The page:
London electric scooter hire launches with ID plates and lower speeds

From today, electric scooter hire will be possible in some London boroughs following a substantial delay to launches, attributed largely to attaining cross-borough permissions.

Transport for London today made clear that the London scheme would take a more cautious approach than is outlined by the national guidelines, requiring each scooter to have a unique identification plate, be capable of just 12.5mph (rather than 15.5 as elsewhere) and stipulating that each unit will be adorned with a 12-inch wheel.

Proving a contentious issue from one borough to the next, the delay could have seen consumers straying over arbitrary lines from legal to illegal spaces. As such, geolocation is a key factor in the rollout; initially the hire schemes will launch only in Canary Wharf, Ealing, Hammersmith & Fulham, Kensington & Chelsea and Richmond, with Tower Hamlets acting as a ‘ride through’ area.  Further boroughs are expected to join shortly.

With the GPS a critical component in policing the scheme the scooters will prompt the user that an area is a no go zone, or that parking is not permitted in a given area. The scooters will also cease to function in areas such as tunnels.

What’s more, the operators will also have additional safety mechanisms in place, including ‘first ride policies’, meaning riders must take an e-learning safety course before they hire for the first time.

In issuing the electric scooter hire schemes Mayor Philip Glanville, Chair of London Councils’ Transport and Environment Committee, discouraged private ownership use, stating “we would urge Londoners to only use rented e-scooters, and avoid unregulated privately-owned e-scooters, which will remain illegal to use on public roads and have not been designed for safe use on the capital’s streets.”

It could fairly be argued that the horse has bolted on this issue, with many Londoners quickly acknowledging the inner city advantages of electric scooters as a tool to beat a cripplingly slow 7mph traffic speed. Retailers are allowed to sell the devices with the caveat that it is made clear they are for private land use; though they obviously cannot enforce this once sold. On this note, The MET police has issued an open letter asking for responsible sale.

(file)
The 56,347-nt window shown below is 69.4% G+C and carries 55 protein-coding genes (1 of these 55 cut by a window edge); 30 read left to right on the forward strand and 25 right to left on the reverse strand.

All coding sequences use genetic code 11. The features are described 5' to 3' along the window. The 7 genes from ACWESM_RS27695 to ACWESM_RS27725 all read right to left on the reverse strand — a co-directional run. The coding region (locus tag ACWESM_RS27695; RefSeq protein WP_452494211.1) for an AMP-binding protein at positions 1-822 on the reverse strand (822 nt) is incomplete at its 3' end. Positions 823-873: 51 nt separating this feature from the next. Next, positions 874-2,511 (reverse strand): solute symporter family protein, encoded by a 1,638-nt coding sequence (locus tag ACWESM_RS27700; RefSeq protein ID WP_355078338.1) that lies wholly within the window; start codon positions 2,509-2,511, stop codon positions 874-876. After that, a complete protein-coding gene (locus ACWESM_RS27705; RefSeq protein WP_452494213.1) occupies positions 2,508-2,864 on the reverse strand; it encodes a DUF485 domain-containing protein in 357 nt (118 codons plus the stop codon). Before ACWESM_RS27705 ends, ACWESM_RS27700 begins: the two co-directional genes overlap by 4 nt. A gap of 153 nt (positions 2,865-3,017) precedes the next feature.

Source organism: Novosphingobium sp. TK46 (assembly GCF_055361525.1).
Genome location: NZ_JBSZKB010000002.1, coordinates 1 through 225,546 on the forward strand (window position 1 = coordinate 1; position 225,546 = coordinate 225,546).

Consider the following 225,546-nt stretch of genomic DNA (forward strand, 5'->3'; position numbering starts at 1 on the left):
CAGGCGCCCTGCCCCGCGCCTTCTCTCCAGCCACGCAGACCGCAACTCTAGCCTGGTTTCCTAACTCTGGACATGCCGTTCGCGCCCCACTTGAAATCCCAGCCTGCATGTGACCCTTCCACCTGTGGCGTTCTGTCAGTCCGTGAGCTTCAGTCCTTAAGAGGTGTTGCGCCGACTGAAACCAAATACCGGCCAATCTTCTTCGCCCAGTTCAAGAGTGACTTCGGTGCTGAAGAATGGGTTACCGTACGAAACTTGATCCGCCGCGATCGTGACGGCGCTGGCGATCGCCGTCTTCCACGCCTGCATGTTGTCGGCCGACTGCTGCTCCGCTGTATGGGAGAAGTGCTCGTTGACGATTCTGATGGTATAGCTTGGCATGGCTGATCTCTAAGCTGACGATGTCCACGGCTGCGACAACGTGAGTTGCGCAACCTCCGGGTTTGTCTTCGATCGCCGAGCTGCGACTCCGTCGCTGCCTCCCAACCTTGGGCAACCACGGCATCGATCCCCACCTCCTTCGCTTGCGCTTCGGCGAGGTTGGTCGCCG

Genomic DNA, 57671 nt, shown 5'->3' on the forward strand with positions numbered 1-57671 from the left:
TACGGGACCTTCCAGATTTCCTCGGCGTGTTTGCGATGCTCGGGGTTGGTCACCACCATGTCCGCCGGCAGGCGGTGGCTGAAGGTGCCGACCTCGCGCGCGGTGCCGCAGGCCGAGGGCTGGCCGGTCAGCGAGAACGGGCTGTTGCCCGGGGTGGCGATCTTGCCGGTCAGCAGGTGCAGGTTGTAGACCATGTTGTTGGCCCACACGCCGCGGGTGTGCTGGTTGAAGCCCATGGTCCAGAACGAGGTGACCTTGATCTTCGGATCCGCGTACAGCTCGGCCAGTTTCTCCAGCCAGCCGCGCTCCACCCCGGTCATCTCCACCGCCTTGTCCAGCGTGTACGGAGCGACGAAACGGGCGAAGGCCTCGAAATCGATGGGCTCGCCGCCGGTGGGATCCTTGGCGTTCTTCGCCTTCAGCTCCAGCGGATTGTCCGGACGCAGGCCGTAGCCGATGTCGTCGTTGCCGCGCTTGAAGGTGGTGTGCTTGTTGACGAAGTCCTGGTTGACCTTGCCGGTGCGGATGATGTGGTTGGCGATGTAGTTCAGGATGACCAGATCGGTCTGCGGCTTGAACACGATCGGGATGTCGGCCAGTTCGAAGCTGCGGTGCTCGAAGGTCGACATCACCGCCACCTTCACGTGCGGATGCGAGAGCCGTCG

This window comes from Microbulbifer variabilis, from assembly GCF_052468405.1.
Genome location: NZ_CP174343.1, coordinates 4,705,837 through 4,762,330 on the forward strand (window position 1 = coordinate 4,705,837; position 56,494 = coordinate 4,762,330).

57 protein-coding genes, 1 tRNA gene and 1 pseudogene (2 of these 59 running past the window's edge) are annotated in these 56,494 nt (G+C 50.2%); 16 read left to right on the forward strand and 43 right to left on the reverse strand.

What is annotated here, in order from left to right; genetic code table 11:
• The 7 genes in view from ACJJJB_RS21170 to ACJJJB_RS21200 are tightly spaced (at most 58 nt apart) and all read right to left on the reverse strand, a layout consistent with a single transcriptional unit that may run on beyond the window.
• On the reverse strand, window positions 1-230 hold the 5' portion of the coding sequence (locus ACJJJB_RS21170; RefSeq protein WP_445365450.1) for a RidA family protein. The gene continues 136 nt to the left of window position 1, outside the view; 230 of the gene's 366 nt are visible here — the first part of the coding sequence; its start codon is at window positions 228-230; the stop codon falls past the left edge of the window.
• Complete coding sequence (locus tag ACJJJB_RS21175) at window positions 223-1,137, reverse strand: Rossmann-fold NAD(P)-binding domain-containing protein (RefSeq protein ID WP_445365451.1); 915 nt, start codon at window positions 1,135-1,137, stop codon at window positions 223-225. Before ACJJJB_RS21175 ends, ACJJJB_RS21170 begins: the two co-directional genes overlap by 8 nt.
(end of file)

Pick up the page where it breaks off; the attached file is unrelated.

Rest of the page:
E-scooters will be priced at between £3.25 and £3.40 for a 15-minute ride – and are only allowed to be ridden on roads, not pavements. Each operator will charge a fee to unlock as well as a per minute fee for each ride.

The operators successful in the tender process are scooter operators Dott, Lime and TIER, each of which have up to 12 month agreements in line with the trial period.

Will Norman, London’s Walking & Cycling Commissioner, said: “As we look to our capital’s future, we want to ensure a green and sustainable recovery from the pandemic. We know that a huge portion of car journeys in London are for very short distances, and we want to explore how e-scooters can act as an innovative alternative. E-scooters have been on our streets for some time now but with very little regulation. This trial will have safety at its heart, bringing in rigorous precautions and parking measures while taking the needs of all road users into account and seeing what role e-scooters can play in London’s future.”

Helen Sharp, TfL’s e-scooter trial lead, said:  “Safety remains our number one priority for this trial and we will work closely with the e-scooter operators, London Councils and the boroughs to ensure rigorous standards are consistently met. We will also continue to work closely with all of our stakeholders, including TfL’s Independent Disability Advisory Group, to ensure that the trial meets the needs of everybody living in, working in and visiting the trial areas. This new trial will provide the data and insights we need to determine the longer-term role e-scooters could play in our strategy for a greener and healthier future for London.”